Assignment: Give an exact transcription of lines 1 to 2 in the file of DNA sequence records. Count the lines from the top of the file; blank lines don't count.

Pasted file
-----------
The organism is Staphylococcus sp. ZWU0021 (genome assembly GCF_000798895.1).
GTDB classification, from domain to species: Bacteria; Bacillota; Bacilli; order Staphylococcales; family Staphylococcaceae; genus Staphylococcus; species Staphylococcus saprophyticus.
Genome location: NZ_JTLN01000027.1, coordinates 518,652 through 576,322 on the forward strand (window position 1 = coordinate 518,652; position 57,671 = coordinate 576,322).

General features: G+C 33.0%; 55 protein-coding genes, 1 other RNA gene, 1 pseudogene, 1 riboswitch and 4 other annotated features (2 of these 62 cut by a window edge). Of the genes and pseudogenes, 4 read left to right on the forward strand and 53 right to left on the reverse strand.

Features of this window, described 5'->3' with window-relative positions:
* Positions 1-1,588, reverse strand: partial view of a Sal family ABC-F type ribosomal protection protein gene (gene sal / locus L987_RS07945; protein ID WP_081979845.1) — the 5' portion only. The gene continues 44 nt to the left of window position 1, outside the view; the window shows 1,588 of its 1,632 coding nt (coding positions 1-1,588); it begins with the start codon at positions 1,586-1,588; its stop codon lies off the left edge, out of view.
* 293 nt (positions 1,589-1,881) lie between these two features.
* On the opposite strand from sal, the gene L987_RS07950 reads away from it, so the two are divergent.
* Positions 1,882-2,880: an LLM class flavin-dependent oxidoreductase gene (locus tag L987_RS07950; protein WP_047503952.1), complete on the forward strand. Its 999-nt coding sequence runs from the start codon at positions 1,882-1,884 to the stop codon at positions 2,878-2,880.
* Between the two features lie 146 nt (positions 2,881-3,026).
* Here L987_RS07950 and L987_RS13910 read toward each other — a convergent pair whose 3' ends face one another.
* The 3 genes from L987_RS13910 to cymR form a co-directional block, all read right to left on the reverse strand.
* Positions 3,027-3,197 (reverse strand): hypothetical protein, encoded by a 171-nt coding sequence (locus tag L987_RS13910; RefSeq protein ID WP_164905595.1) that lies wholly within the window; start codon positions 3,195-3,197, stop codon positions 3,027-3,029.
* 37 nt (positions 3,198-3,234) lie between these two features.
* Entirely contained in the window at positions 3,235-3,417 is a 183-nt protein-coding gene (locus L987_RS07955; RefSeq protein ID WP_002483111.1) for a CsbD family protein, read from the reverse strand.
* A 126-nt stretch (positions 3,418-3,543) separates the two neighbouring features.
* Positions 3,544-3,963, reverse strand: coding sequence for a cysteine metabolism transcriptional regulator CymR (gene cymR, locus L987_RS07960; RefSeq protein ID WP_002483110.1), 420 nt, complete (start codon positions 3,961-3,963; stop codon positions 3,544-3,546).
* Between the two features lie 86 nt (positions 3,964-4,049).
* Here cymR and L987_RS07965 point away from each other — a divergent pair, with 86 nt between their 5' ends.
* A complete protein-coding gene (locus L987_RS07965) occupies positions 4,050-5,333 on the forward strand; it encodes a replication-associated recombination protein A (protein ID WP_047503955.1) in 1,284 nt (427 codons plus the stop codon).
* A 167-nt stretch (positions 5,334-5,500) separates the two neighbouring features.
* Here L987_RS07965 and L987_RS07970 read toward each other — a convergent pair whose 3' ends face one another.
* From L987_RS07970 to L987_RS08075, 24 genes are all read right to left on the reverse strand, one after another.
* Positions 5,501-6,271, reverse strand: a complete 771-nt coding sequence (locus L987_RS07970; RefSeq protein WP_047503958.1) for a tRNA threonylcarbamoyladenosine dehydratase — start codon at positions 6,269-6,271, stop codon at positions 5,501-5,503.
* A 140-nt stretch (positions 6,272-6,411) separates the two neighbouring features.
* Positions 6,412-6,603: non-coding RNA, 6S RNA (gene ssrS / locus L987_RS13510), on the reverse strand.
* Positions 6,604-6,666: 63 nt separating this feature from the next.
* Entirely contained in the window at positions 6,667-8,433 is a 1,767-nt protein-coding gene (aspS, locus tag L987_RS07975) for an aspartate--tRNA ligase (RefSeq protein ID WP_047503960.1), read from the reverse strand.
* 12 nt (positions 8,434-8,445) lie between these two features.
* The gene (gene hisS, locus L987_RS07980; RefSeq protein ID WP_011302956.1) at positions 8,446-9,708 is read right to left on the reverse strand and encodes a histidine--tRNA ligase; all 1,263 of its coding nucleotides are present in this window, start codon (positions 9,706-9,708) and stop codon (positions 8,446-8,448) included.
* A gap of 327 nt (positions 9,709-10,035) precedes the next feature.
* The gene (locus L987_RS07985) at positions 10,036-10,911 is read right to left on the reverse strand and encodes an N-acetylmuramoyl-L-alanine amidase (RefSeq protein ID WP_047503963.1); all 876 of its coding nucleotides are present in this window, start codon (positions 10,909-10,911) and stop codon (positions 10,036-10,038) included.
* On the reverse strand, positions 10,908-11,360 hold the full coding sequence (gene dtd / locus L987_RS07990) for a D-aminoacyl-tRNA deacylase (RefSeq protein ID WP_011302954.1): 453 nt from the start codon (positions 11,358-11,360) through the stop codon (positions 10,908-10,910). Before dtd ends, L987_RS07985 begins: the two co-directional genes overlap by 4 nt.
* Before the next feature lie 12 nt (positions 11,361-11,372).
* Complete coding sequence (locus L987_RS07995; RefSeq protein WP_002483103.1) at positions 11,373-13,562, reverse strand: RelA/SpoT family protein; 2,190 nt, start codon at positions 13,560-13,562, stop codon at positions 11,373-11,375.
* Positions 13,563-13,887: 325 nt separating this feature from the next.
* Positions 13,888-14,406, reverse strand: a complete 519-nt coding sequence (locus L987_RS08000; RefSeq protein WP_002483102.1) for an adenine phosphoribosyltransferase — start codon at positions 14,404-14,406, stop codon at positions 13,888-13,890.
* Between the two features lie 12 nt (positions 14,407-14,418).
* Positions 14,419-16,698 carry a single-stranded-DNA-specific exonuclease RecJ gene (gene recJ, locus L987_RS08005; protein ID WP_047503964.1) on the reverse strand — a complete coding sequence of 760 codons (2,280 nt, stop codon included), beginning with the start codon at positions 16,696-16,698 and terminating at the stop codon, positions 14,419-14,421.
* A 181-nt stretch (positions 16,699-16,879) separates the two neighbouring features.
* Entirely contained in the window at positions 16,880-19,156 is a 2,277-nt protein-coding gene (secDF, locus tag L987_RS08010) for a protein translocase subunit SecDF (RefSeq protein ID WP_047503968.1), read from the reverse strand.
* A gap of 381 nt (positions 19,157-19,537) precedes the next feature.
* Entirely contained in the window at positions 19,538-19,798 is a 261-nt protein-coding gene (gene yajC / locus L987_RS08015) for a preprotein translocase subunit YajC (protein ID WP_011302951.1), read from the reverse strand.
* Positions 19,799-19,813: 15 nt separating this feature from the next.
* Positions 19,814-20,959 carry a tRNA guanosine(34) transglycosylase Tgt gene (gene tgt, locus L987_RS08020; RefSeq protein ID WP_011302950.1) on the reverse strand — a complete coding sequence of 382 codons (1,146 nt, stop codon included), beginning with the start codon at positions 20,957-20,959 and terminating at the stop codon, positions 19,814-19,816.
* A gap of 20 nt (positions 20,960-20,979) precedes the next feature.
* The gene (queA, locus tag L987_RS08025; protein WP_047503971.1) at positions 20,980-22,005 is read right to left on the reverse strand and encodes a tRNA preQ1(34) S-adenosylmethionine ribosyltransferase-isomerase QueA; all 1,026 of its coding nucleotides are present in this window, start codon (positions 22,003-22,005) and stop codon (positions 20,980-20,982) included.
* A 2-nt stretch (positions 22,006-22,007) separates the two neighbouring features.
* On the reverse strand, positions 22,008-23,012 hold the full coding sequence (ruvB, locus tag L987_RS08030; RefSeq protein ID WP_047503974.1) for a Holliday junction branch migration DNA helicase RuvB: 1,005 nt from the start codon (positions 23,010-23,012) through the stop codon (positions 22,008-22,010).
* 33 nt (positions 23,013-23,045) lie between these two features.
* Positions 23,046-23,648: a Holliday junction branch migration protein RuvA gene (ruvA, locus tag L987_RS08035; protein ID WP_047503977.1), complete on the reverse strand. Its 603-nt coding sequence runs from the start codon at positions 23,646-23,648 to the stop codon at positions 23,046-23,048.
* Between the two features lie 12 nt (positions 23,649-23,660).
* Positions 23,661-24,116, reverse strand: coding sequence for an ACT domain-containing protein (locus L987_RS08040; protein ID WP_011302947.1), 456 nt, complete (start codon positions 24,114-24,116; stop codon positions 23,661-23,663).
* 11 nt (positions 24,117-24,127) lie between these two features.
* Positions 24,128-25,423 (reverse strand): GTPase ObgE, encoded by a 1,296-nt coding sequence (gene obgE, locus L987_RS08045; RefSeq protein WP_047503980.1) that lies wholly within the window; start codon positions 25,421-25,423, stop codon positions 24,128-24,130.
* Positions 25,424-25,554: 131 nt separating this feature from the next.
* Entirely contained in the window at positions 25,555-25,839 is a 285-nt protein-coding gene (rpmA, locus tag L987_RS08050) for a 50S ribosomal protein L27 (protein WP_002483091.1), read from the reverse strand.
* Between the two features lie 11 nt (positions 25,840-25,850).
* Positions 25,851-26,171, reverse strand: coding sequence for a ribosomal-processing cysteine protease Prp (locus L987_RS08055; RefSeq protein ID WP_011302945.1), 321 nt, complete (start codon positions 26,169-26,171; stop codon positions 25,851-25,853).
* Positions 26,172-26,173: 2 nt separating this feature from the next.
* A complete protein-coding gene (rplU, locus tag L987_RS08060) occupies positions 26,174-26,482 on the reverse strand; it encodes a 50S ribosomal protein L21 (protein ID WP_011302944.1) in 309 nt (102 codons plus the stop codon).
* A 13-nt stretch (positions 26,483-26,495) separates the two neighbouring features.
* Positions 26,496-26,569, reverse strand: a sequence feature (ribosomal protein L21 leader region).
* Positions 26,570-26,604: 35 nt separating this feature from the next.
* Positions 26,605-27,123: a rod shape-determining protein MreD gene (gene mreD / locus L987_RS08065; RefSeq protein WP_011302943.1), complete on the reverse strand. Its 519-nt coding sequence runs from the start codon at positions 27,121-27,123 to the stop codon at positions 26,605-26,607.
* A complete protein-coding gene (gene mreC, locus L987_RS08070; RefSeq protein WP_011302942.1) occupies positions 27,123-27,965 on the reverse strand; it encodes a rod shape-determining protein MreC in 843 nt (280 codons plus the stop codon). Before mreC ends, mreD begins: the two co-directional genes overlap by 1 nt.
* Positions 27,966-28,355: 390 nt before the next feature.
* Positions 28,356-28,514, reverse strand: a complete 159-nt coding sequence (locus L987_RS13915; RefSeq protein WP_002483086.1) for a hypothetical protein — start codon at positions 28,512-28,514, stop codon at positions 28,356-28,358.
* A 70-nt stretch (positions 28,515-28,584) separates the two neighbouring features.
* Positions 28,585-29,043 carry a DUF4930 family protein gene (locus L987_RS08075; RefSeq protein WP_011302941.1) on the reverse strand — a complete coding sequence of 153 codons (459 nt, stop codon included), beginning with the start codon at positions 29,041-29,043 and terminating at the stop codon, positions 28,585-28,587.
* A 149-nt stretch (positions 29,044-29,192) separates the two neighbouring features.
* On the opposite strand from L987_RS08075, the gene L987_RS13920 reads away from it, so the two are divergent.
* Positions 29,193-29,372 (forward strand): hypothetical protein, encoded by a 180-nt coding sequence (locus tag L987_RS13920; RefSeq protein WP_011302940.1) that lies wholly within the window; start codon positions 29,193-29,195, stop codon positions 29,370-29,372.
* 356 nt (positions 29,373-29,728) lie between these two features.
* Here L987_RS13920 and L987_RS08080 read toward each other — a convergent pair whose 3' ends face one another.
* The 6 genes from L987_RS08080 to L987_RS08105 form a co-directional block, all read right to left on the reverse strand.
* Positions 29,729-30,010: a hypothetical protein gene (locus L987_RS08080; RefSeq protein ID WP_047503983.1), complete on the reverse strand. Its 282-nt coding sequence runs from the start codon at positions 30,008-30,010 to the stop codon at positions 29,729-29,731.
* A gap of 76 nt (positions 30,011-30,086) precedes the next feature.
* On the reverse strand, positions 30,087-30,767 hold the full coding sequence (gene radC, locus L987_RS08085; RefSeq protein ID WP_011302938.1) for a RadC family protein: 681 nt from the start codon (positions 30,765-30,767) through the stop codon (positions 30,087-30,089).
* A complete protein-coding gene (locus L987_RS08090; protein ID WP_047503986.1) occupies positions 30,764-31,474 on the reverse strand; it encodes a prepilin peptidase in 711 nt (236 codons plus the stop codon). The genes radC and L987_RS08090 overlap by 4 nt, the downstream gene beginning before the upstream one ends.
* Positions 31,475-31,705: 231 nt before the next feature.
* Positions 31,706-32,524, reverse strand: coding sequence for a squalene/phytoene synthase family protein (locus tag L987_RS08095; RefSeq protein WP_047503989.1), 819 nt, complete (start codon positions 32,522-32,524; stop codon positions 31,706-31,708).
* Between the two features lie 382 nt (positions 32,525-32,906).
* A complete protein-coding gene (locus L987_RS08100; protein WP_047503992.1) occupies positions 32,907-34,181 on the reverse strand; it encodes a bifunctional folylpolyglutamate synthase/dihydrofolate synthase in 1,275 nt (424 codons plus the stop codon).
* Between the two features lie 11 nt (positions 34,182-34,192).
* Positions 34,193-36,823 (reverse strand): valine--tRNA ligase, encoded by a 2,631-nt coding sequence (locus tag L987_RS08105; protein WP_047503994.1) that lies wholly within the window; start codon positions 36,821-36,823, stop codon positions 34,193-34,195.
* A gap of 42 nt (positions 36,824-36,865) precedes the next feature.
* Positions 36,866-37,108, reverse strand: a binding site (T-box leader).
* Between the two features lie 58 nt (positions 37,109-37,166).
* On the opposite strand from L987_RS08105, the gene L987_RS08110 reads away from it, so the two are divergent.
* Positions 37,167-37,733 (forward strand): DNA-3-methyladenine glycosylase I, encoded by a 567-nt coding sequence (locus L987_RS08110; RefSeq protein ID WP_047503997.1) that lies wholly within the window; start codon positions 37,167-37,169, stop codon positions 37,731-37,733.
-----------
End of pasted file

The organism is Staphylococcus sp. ZWU0021 (genome assembly GCF_000798895.1).
GTDB classification, from domain to species: Bacteria; Bacillota; Bacilli; order Staphylococcales; family Staphylococcaceae; genus Staphylococcus; species Staphylococcus saprophyticus.